While keeping a broad differential diagnosis, we wanted to rule out new seizures, as well as evaluate any arrhythmia causing the patient’s recurrent syncope.
A repeat electroencephalogram did not reveal any new epileptiform abnormalities correlating with the patient’s syncopal episodes. The VNS was programmed to deliver periodic impulses for a 30-s duration with an intervening period of no impulse delivered for 5 min throughout a 24-h period. The programmed output was a 1.5 milliamps (mA), magnet output of 1.75 mA, with a pulse width of 500 ms and a signal frequency of 30 Hz for the past 2 years, which effectively controlled her seizures.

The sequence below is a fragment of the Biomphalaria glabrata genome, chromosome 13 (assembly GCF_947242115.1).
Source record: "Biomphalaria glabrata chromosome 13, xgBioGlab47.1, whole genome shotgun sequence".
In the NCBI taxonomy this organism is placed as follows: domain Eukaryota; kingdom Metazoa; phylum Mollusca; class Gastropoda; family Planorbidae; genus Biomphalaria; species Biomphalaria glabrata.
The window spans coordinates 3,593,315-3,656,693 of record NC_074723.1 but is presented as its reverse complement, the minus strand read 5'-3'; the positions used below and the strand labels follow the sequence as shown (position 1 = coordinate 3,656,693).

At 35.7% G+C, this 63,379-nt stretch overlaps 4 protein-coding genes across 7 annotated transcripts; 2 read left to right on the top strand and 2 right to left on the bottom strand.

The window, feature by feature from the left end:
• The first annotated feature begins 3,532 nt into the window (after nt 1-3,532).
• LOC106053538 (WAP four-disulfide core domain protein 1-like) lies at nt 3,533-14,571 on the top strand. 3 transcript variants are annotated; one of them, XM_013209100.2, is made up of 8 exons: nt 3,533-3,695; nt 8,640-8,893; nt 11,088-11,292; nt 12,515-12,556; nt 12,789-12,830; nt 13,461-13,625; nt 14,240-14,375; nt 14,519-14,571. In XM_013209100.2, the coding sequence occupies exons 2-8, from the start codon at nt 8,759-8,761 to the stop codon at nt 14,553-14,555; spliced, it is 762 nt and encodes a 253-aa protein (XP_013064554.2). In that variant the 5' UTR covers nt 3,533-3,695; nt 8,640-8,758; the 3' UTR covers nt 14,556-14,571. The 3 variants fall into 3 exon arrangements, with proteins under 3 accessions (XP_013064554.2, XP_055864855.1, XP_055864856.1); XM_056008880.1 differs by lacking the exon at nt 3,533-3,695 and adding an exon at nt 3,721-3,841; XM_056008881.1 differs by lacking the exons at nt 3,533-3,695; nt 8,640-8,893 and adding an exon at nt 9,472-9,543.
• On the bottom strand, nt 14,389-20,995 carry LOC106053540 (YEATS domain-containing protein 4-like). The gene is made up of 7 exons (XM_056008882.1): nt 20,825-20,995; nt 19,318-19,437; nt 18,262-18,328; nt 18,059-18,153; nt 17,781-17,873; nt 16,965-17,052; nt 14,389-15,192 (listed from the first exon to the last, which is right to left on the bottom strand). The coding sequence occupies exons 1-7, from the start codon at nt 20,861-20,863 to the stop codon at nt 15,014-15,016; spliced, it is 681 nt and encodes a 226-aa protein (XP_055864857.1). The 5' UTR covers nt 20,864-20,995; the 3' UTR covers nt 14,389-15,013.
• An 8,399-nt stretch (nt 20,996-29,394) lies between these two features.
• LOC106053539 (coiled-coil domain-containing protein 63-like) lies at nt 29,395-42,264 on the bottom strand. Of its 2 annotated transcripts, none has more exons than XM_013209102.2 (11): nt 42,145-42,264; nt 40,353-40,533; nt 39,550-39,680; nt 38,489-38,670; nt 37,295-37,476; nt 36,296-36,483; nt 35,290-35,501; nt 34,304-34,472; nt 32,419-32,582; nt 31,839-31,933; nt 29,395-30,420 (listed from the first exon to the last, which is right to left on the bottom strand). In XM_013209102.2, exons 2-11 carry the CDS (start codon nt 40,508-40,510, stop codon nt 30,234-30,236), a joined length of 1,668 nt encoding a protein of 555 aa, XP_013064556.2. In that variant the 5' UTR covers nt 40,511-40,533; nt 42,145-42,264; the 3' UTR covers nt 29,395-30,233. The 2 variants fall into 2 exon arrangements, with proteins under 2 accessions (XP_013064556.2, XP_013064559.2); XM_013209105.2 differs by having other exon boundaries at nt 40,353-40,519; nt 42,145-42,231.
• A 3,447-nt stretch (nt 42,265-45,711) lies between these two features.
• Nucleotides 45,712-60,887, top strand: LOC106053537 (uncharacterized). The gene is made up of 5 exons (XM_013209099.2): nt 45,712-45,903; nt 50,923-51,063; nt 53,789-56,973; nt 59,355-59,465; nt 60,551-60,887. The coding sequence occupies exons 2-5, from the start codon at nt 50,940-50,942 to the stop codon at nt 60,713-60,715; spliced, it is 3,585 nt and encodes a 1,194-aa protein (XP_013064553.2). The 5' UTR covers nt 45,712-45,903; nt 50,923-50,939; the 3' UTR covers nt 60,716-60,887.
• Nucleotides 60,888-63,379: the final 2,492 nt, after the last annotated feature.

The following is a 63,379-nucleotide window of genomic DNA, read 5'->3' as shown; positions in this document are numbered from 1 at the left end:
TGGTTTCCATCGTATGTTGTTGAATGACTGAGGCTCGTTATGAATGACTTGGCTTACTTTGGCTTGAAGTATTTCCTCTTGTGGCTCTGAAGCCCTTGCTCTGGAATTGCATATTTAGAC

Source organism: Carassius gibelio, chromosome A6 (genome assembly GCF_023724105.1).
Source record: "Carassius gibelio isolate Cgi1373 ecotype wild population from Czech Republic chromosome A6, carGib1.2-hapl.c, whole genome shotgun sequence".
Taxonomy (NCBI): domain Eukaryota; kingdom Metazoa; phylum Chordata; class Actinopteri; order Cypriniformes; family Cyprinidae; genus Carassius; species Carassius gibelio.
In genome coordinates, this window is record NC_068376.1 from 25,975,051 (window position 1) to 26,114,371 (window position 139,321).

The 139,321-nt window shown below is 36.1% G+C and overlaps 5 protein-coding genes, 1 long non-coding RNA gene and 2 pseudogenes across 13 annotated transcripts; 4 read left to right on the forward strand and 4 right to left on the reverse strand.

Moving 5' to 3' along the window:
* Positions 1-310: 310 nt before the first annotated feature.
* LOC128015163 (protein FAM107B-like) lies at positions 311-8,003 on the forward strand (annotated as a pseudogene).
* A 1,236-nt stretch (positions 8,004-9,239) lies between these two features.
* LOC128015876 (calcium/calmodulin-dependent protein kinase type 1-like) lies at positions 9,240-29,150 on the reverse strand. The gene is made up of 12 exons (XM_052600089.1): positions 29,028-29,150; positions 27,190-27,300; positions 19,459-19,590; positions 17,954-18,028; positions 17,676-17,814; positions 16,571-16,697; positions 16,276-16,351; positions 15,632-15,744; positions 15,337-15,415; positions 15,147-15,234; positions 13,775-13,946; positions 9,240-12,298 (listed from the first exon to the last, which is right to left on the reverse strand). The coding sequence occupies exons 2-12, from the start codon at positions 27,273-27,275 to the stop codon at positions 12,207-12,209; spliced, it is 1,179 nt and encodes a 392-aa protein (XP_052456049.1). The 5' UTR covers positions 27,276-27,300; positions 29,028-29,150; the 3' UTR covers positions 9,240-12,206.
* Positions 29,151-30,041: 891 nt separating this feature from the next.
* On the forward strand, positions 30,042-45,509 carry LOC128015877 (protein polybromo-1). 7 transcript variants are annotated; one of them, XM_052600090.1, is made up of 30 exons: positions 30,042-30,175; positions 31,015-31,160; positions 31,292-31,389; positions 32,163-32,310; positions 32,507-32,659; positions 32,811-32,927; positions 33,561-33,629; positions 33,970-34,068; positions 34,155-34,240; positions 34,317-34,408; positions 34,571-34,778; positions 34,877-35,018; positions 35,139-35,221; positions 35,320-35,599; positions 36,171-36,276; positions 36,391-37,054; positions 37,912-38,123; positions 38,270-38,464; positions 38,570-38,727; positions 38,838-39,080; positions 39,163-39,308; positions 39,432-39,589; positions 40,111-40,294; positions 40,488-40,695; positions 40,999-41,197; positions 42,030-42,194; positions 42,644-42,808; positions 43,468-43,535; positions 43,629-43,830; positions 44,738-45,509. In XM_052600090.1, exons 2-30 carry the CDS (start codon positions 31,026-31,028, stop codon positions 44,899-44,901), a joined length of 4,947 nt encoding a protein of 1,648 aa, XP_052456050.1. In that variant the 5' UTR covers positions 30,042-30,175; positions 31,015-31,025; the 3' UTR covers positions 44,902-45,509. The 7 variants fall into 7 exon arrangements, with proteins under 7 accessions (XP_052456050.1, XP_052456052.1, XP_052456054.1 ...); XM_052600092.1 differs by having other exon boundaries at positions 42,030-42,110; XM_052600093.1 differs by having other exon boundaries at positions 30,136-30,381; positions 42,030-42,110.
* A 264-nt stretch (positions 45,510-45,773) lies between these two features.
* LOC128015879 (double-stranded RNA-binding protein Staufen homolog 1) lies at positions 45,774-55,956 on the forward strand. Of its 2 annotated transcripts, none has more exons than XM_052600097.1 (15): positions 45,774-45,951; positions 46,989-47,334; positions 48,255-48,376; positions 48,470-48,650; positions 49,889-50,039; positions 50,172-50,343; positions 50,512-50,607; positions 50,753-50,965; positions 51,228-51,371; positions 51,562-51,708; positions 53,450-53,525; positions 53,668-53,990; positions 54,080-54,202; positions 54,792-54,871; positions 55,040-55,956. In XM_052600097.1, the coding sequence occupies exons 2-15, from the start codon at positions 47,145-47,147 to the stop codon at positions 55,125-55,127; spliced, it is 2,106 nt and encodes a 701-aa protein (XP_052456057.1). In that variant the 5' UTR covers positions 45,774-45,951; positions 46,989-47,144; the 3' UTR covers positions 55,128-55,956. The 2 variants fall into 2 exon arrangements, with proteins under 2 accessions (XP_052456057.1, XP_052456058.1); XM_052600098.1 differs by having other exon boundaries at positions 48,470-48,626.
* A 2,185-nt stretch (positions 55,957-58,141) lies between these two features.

The patient’s baseline electrocardiogram showed normal sinus rhythm with no conduction abnormalities. On continuous 24-h rhythm monitoring, no tachyarrhythmias or bradyarrhythmias were detected. Further VNS testing to assess stimulator output rhythm correlation was performed as an outpatient with an ambulatory cardiac telemetry monitor. At the therapeutic VNS output settings (current output 1.5 mA; magnet output 1.75 mA), the patient had recurrent syncopal and near-syncopal episodes. The ambulatory cardiac telemetry monitor caught multiple 6.8-s pauses (Figure 1) correlating with the syncopal and near-syncopal episodes. The findings suggested marked hypervagotonic response with atrioventricular (AV) block leading to syncopal episodes. The patient’s VNS parameters were reduced to a current output of 1.25 mA and magnet output of 1.5 mA. No further syncopal episodes or AV block was observed at the lower VNS output; however, after 2 weeks, her prodromal seizure symptoms reappeared.